The Fight against Trafficking
I am often asked how Red Light Campaign makes a difference in the fight against human trafficking - how do our artworks, engagement with the issue and awareness-raising events actually counteract trafficking?
Human trafficking and sex slavery is an age-old aspect of every society and is still, like the victims it affects, swept under the carpet. As the trafficking of human beings is becoming worryingly accepted as an unstoppable fact of life, the fight against it therefore requires thinking outside of the box - outside the ‘norms’ and confines of society. Those not directly affected by human trafficking, remain unaware of how rampant it is in our society. It is this unconscious obliviousness, which allows traffickers to calm conduct their business; a fact that Red Light Campaign hopes to change.
The fight against human trafficking requires an approach that consists of at least three layers: First, the actual persecution of traffickers, which is the very core of the “fight” against trafficking; the second layer is the attempt to protect and rehabilitate the victims themselves; this in turn, is related to the third layer - raising society’s awareness of this issue. It is this three-layer approach, which is required to increase the likelihood of success in this on-going struggle.
When considering the victims of human trafficking, two main areas of concern come to mind:
The first is pragmatic; it is the need for efficient and safe recovery infrastructure, as well as the improvement and harmonising of the international legal framework providing a safety net for victims; for example, by making it easier for victims to turn to authorities in a destination country where they would otherwise be considered illegal immigrants. The second involves a more abstract notion of victim rehabilitation and combatting societal taboos. As victims of human trafficking are perceived to fall outside the realms of normal human experience, it is necessary to counter these societal norms in order to successfully rehabilitate and reintegrate victims into society.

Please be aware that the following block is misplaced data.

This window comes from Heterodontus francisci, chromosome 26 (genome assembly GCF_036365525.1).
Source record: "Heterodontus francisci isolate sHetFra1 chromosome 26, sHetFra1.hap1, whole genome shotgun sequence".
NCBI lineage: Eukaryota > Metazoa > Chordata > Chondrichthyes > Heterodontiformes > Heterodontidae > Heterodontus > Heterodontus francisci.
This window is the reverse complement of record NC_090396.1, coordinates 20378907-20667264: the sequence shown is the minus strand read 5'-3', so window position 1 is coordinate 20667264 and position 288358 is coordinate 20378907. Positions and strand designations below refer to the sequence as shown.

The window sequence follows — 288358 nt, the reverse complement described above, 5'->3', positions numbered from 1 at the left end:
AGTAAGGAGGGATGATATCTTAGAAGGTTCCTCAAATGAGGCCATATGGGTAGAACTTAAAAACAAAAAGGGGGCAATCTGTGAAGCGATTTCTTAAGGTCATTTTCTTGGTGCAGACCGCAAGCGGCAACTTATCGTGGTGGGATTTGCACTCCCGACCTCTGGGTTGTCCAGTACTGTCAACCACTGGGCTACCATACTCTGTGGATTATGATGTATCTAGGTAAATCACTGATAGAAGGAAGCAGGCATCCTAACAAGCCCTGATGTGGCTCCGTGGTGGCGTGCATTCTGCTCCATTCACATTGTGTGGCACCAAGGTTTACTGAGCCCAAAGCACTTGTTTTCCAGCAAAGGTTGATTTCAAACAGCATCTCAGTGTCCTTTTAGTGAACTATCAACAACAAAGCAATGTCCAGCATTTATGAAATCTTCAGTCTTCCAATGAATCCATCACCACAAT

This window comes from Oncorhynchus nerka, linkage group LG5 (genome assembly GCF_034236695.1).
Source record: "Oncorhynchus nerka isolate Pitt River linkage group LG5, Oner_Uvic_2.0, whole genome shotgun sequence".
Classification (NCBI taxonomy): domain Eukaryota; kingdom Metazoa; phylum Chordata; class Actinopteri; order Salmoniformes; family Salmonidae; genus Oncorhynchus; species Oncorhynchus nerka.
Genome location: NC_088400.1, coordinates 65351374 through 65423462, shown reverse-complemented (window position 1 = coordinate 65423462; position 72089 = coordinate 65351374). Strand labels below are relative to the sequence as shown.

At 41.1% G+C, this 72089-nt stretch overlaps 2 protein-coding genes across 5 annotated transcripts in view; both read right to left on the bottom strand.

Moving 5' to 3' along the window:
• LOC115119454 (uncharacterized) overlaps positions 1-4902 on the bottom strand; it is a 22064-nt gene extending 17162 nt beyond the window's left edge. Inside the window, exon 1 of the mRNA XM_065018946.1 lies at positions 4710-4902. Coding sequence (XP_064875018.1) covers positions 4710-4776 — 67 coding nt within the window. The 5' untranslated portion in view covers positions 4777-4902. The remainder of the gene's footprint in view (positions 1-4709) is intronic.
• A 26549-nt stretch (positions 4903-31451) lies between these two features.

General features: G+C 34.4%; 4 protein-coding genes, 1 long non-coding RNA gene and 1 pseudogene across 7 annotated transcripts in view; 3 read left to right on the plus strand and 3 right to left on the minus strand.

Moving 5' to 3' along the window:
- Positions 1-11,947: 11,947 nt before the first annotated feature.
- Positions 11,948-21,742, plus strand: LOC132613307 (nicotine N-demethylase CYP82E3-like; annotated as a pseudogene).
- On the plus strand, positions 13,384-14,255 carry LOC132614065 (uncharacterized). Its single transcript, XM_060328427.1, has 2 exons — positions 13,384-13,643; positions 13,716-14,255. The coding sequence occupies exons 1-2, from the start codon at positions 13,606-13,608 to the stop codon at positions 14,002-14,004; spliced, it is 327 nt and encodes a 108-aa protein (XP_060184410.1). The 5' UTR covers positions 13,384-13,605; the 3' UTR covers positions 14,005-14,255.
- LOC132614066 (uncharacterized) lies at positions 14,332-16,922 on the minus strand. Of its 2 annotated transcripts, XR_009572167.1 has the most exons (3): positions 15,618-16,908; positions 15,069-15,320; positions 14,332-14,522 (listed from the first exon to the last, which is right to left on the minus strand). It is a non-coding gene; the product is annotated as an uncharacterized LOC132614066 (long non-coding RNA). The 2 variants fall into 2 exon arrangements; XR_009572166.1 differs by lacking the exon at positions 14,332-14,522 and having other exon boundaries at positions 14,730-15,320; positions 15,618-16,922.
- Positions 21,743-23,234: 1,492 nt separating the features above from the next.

Reading the book Trafficked, in which Sophie Hayes shares her horrific experiences of being lured to Italy for sexual exploitation, reminded me of how societal taboos can contribute to the harm, which victims of trafficking endure. Sophie, an ordinary young woman from Leeds who was stripped of her documents and beaten and forced to have sex for money every day, persistently mentions her ‘shame’ and cites it as one of the reasons why, apart from the threats and coercion of her trafficker, it was long impossible for her to confide in someone about her situation. The act of dehumanisation is practised by traffickers not only so their victims are more compliant, but the act of ‘breaking’ their victims and treating them solely as commodities, facilitates the process of destroying the target’s sense of belonging within society; being continually raped or beaten often induces the victim to ‘cut the cords’ with the outside world. In addition to this physical violence, traffickers will also try to induce a feeling of shame within their victims in order to prevent them to speak out about their experiences. A society where victims can share their experiences of humiliation more openly, should they wish to do so, might create a more powerful point of self-defence for potential future victims, robbing traffickers of the power of shame. This aspect of ‘shame’ is a threat to every human; it is an attack on the freedom of our identity, both as an individual and as a member of the human race. This tacit societal acceptance of the fact that trafficking ‘just exists’ must end.
Within the three main layers mentioned earlier – persecution, victim support, and the society at large – there are many points of entry for agents against trafficking, demonstrating how this ‘fight’ has the potential to be very powerful. Rather than just fighting fire with fire, this struggle is a potentially holistic one: with sufficient organisation, human trafficking can be tackled on all three layers at the same time, making it impossible for traffickers to draw strength from the weakest one. The strong interdependence between layers 1, 2 and 3 makes it important to strengthen all three simultaneously – a process that has picked up speed in recent years but is far from complete. Umbrella organisations such as UN.GIFT, the Human Trafficking Foundation or the Alliance against Trafficking in Persons, are crucial in overseeing, coordinating and consolidating these different layers, while other organisations, such as Stop The Traffik, are increasingly working on an intra-layer level.
At Red Light Campaign we have positioned ourselves, for the time being, mainly at layer 3. Wholly committed to raising public awareness of the issue, the strengthening of public sentiment against human trafficking will have tangible effects on how much importance is given to the issue from a policy side, how effectively traffickers’ activities can be stopped and how easy it is for victims to speak out and regain control of their lives.
By Philipp Engel